Primary Investigator: Ales Vitek
Project: Mercury clusters – thermodynamics
Allocation: 249000 core hours
Abstract: This project is focused on basic research. In our group MolDyn of ParLab, IT4Innovations, we investigate interesting properties of small mercury clusters. We have focused our attention on photoabsorption spectra of very small mercury clusters [1] and on the medium size clusters [2]. Photoabsorption spectra of mercury clusters can be easily experimentally measured. In our computations can be computed from configurations generated by Monte Carlo simulation. We computed photoabsorption spectra of mercury clusters in different temperatures and pressures. Now, we would like to compute thermodynamics properties in wide intervals of temperatures and pressures using Monte Carlo simulations. We would like to test, if theoretical modelling of such sub-nano systems can give results which can be experimentally verified. The goal of our computations will be to find, how are the thermodynamic properties changes with the increasing of particles from small clusters towards to the bulk limit.

 

Primary Investigator: Frantisek Karlicky
Project: Ab initio spectroscopy of two-dimensional binary semiconductors
Allocation: 2141000 core hours at first period
Abstract: The goal of this project is accurate many-body approach to theoretical linear and non-linear optical properties of materials. Suggested methods allow analysis of temperature dependent excitons, their binding energies, spatial localization, and lifetimes. The methods will be applied to new group of semiconducting 2D materials (binary buckled group V materials), which are perspective for applications in (nano)electronics and photovoltaics. The materials will be investigated in detail including basic point defects and applied strain.

 

Primary Investigator: Prashant Dwivedi
Project: Atomistic design of Multilayered Amorphous/Crystalline nanostructures for modern surface engineering. (MAC)
Allocation: 3883000 core hours
Abstract: New and improved mechanical, chemical and/or optical properties may be established by manipulating the design of the materials at the atomic level. In this sense, both surface structure and particle size are of great importance in the nanostructured material. Nanostructured materials are today and will continue to be well into the future, one of the highest-profile types of materials in science and engineering. Extensively varied potential applications include nuclear industry, aerospace, automobile, more efficient solar panels, drug delivery systems etc. Developing new theories, design protocols and models, as well as characterization methods, is important for understanding the possible structure-function relations. Nowadays, computer simulations are becoming more and more appealing as complementary tools to experimental research thanks to an increasing number of powerful techniques, adding valuable guidance for further inquiries and, also important, sometimes reducing costs of experimental studies. The strength of nanostructured material, when the external stress is applied, is mainly determined by dislocation confinement at interfaces. By tuning layer thicknesses, compositions (if we include alloys) and/or a combination of amorphous and crystalline layers there is plenty of room for improvement. The concept applies to almost all metals and offers a positive way of producing resistance-tunable alloys for highly demanding applications in engineering. We plan to study multilayered amorphous/crystalline metallic systems by means of classical molecular dynamics (MD). The goal of the project is to investigate the appearance of dislocations, their evolution, and interaction in the interfaces employing atomistic simulations and to validate our models against experimental results. The starting hypothesis is backed by our previous work. There, advanced theoretical design based in classical and ab initio simulations, resulted in a huge reinforcement of the Zr-Nb multilayered system with 10.8 GPa hardness, which is about 6 GPa higher than its homogeneous crystalline counterparts.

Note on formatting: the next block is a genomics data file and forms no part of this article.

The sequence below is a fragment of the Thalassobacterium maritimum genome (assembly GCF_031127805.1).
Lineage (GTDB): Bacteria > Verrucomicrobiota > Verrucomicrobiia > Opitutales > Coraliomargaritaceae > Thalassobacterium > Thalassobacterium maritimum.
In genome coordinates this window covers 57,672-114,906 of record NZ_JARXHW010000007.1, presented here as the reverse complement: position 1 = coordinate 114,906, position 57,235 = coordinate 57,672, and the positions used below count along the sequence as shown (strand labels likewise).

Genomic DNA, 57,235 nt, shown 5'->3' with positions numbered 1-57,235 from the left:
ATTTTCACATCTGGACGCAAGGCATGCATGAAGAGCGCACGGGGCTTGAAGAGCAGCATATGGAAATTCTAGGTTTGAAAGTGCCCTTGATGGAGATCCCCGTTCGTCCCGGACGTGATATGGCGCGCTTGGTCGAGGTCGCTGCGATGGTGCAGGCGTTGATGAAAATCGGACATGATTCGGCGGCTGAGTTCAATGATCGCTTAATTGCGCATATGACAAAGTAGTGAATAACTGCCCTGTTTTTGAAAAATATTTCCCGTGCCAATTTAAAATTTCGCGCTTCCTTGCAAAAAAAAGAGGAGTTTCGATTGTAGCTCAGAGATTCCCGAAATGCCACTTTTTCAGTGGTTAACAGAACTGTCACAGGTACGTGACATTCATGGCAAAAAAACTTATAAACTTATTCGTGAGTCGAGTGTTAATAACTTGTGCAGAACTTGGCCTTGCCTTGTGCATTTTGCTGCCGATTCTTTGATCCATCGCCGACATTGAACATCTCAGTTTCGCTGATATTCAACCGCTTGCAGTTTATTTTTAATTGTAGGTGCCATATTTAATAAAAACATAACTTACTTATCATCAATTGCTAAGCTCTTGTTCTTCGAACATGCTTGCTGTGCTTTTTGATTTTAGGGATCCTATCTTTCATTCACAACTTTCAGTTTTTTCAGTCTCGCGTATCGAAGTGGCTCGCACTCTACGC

Primary Investigator: Jan Kuriplach
Project: Planar interfaces in materials: structure and atomic movement
Allocation: 385000 core hours
Abstract: Lithium iron phosphate (LFP) is an important Li-ion battery material with existing practical applications. Many aspects of Li function in this material are yet far from being understood. Relevant properties include Li ion interaction with planar and point defects which affect Li ion diffusion, which is the key process affecting Li-ion battery performance. Studying defect interactions with Li ions will unveil useful consequences for the operation and efficiency of Li-ion batteries based on LFP. Likewise, the complex concentrated alloy HfNbTaTiZr represents a prospective material for high temperature applications. The tendency to the short range order, discovered recently only, affects the microstructure. In particular, Nb+Ti-rich regions (bcc) separate in phase from Zr+Hf-rich regions (hcp) with Ti being roughly equally present in both phases. Investigating grain boundaries and bcc-hcp phase interfaces including the diffusion of atomic species around and through the interfaces will help to understand the microstructure of the studied alloy, which is the critical aspect to allow for the development of real applications.

 

Primary Investigator: Ivan Kolos
Project: Numerical modeling of load of structures in quasi-static effect of wind